When salespeople come up to me in the store an ask “are you ok?” “You still doing ok?” “Are you finding everything ok?” “Do you need any help?” I really want to say, “No, I’m not ok. The price of these jeans has just influenced an existential crisis. Oh, and now I’m wondering if clothes are even all that necessary. Maybe we’d all be happier if we were naked!” And when she looks at me, bewildered. I’ll say, “Oh, you meant did I want you tell help me spend more money than I have on clothes that will probably be useless the first time I wash them? No thanks! I’m pretty damn good at that.” And I hope that when this happens I have a pair of sunglasses I can put on dramatically and say, “Oh yeah.”
If I ever own a store, which is entirely unlikely because I worked in the special tenth level of hell and wouldn’t subject anyone to that, but if I did, All the salespeople would be busy doing other things. You’d have to ask them for help. When you asked, you’d probably have 15 of them working on the problem, getting you hot coffee and a chair with a footstool while you wait for the problem to be solved. But I certainly wouldn’t have a store with any Nosey Nellies working in them.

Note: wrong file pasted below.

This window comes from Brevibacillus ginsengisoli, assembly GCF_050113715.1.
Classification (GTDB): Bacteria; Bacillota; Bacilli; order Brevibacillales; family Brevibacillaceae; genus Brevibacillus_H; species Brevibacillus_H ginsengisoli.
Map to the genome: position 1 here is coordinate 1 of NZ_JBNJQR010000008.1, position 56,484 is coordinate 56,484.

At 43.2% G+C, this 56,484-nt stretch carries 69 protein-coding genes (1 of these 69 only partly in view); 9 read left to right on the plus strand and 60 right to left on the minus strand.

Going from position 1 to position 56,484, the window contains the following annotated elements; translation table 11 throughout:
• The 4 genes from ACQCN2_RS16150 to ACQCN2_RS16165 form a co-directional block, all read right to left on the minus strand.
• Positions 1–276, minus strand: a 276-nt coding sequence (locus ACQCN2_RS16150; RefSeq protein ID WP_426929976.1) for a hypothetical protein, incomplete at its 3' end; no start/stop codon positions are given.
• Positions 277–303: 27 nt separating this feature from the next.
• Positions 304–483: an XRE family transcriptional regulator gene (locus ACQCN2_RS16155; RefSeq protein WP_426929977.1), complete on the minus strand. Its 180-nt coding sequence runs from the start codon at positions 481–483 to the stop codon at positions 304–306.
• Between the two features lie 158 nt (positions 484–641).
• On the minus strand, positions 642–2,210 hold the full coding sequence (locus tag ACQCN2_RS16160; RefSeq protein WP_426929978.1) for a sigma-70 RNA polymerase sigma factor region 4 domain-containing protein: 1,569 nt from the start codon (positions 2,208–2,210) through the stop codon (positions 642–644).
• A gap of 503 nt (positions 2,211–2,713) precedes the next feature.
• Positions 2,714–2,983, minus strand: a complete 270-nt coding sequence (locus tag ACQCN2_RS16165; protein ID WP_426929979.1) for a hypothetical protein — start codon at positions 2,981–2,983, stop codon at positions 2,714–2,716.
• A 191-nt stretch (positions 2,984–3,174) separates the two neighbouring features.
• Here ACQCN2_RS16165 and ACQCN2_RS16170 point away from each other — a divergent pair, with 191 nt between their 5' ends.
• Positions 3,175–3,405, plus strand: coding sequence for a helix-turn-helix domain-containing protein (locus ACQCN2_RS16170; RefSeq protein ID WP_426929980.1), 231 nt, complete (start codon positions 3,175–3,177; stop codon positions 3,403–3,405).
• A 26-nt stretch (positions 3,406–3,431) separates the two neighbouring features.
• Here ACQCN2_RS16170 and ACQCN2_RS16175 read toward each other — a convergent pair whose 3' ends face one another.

When I worked retail at an incredibly large, popular, and unusually evil (ok, it’s probably not really evil; I probably just don’t like working there.) store that I will not name for fear that they will sue me and find that the only asset I have is this blog and it makes nothin’. So let’s just call the woolly mammoth in the room eh? Anyway, I’m rambling, but when I worked for the fossilized elephant-like megafauna in the room management insisted that we stop customers to ask how they were doing. We were not allowed to say “Can I help you?” because that phrase was taken over by passive-aggressive homeowners answering the doors to evangelists of varying religions and had thusly gained a certain kind of connotation. Rather, we were expected to say “How can I help you?” In the training videos, a woman with bangs that she could’ve smuggled drugs under said that to a customer whose glasses were so large they were magnifying his teeth. She sounded like she was on a lot of Prozac. He responded with enthusiasm for the products our mystery store sells. An enthusiasm I never saw in any customer. Personally, I felt asking “How can I help you?” was only slightly more polite than walking up to a shopper and sticking random things in her cart. “Oh you look like you could sure use some jock itch cream, ma’am. How about an eight pack of teething rings?”
Anyway, my only consolation working there was that I met some really interesting characters, and I think I can actually thank that early retail work for my desire to stay in academia and find other ways of making a living. In the end, I think it can be a sorry job, and I’m grateful for those people who still manage to be cheerful while they do it.